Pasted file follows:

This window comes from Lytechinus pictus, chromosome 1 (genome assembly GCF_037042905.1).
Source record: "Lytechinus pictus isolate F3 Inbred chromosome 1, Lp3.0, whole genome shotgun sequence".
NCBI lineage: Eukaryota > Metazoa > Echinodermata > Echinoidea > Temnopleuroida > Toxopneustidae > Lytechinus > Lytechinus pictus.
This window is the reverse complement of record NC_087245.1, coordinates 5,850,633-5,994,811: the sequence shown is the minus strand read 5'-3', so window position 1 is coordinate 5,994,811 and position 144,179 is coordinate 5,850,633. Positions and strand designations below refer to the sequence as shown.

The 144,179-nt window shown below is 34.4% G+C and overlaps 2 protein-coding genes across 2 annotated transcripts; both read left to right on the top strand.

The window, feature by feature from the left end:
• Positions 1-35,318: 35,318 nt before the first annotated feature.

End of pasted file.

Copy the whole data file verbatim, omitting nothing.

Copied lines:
This window comes from Lytechinus pictus, chromosome 1 (genome assembly GCF_037042905.1).
Source record: "Lytechinus pictus isolate F3 Inbred chromosome 1, Lp3.0, whole genome shotgun sequence".
NCBI lineage: Eukaryota > Metazoa > Echinodermata > Echinoidea > Temnopleuroida > Toxopneustidae > Lytechinus > Lytechinus pictus.
This window is the reverse complement of record NC_087245.1, coordinates 5,850,633-5,994,811: the sequence shown is the minus strand read 5'-3', so window position 1 is coordinate 5,994,811 and position 144,179 is coordinate 5,850,633. Positions and strand designations below refer to the sequence as shown.

The 144,179-nt window shown below is 34.4% G+C and overlaps 2 protein-coding genes across 2 annotated transcripts; both read left to right on the top strand.

The window, feature by feature from the left end:
• Positions 1-35,318: 35,318 nt before the first annotated feature.